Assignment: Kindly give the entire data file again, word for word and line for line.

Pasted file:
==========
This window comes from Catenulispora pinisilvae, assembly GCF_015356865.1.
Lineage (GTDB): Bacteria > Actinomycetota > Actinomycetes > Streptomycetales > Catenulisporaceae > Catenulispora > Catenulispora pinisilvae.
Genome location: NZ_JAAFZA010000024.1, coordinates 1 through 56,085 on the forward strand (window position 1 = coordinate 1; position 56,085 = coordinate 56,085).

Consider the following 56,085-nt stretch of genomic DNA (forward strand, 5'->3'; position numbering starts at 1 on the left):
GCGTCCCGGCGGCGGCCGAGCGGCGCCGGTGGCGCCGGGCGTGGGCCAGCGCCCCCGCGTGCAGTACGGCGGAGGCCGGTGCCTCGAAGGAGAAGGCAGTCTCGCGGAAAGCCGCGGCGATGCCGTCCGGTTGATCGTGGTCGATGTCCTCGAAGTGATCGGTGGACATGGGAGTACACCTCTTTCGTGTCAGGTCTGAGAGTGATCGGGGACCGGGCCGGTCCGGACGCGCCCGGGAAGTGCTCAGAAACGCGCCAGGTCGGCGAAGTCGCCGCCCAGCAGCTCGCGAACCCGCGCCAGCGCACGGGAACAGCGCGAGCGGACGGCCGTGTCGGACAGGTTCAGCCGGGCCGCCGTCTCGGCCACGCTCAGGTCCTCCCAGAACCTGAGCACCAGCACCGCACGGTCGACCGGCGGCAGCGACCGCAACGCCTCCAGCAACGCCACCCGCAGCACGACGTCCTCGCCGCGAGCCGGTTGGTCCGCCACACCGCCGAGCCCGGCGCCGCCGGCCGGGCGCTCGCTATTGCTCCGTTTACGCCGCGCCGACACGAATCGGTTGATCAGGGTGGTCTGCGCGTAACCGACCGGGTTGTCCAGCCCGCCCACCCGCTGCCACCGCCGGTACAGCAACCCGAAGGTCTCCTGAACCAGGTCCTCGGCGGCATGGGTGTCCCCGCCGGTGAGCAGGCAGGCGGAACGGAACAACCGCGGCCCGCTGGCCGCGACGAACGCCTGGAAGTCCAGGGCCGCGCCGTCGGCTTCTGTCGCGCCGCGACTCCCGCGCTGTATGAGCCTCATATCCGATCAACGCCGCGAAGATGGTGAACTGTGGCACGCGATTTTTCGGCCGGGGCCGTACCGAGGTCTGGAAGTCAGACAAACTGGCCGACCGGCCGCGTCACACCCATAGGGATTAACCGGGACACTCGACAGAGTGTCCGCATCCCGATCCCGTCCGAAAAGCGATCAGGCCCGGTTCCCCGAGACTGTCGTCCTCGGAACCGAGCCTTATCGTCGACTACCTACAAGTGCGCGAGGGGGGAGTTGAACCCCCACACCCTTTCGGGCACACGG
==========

This window comes from Catenulispora pinisilvae, assembly GCF_015356865.1.
Lineage (GTDB): Bacteria > Actinomycetota > Actinomycetes > Streptomycetales > Catenulisporaceae > Catenulispora > Catenulispora pinisilvae.
Genome location: NZ_JAAFZA010000024.1, coordinates 1 through 56,085 on the forward strand (window position 1 = coordinate 1; position 56,085 = coordinate 56,085).

Consider the following 56,085-nt stretch of genomic DNA (forward strand, 5'->3'; position numbering starts at 1 on the left):
GCGTCCCGGCGGCGGCCGAGCGGCGCCGGTGGCGCCGGGCGTGGGCCAGCGCCCCCGCGTGCAGTACGGCGGAGGCCGGTGCCTCGAAGGAGAAGGCAGTCTCGCGGAAAGCCGCGGCGATGCCGTCCGGTTGATCGTGGTCGATGTCCTCGAAGTGATCGGTGGACATGGGAGTACACCTCTTTCGTGTCAGGTCTGAGAGTGATCGGGGACCGGGCCGGTCCGGACGCGCCCGGGAAGTGCTCAGAAACGCGCCAGGTCGGCGAAGTCGCCGCCCAGCAGCTCGCGAACCCGCGCCAGCGCACGGGAACAGCGCGAGCGGACGGCCGTGTCGGACAGGTTCAGCCGGGCCGCCGTCTCGGCCACGCTCAGGTCCTCCCAGAACCTGAGCACCAGCACCGCACGGTCGACCGGCGGCAGCGACCGCAACGCCTCCAGCAACGCCACCCGCAGCACGACGTCCTCGCCGCGAGCCGGTTGGTCCGCCACACCGCCGAGCCCGGCGCCGCCGGCCGGGCGCTCGCTATTGCTCCGTTTACGCCGCGCCGACACGAATCGGTTGATCAGGGTGGTCTGCGCGTAACCGACCGGGTTGTCCAGCCCGCCCACCCGCTGCCACCGCCGGTACAGCAACCCGAAGGTCTCCTGAACCAGGTCCTCGGCGGCATGGGTGTCCCCGCCGGTGAGCAGGCAGGCGGAACGGAACAACCGCGGCCCGCTGGCCGCGACGAACGCCTGGAAGTCCAGGGCCGCGCCGTCGGCTTCTGTCGCGCCGCGACTCCCGCGCTGTATGAGCCTCATATCCGATCAACGCCGCGAAGATGGTGAACTGTGGCACGCGATTTTTCGGCCGGGGCCGTACCGAGGTCTGGAAGTCAGACAAACTGGCCGACCGGCCGCGTCACACCCATAGGGATTAACCGGGACACTCGACAGAGTGTCCGCATCCCGATCCCGTCCGAAAAGCGATCAGGCCCGGTTCCCCGAGACTGTCGTCCTCGGAACCGAGCCTTATCGTCGACTACCTACAAGTGCGCGAGGGGGGAGTTGAACCCCCACACCCTTTCGGGCACACGG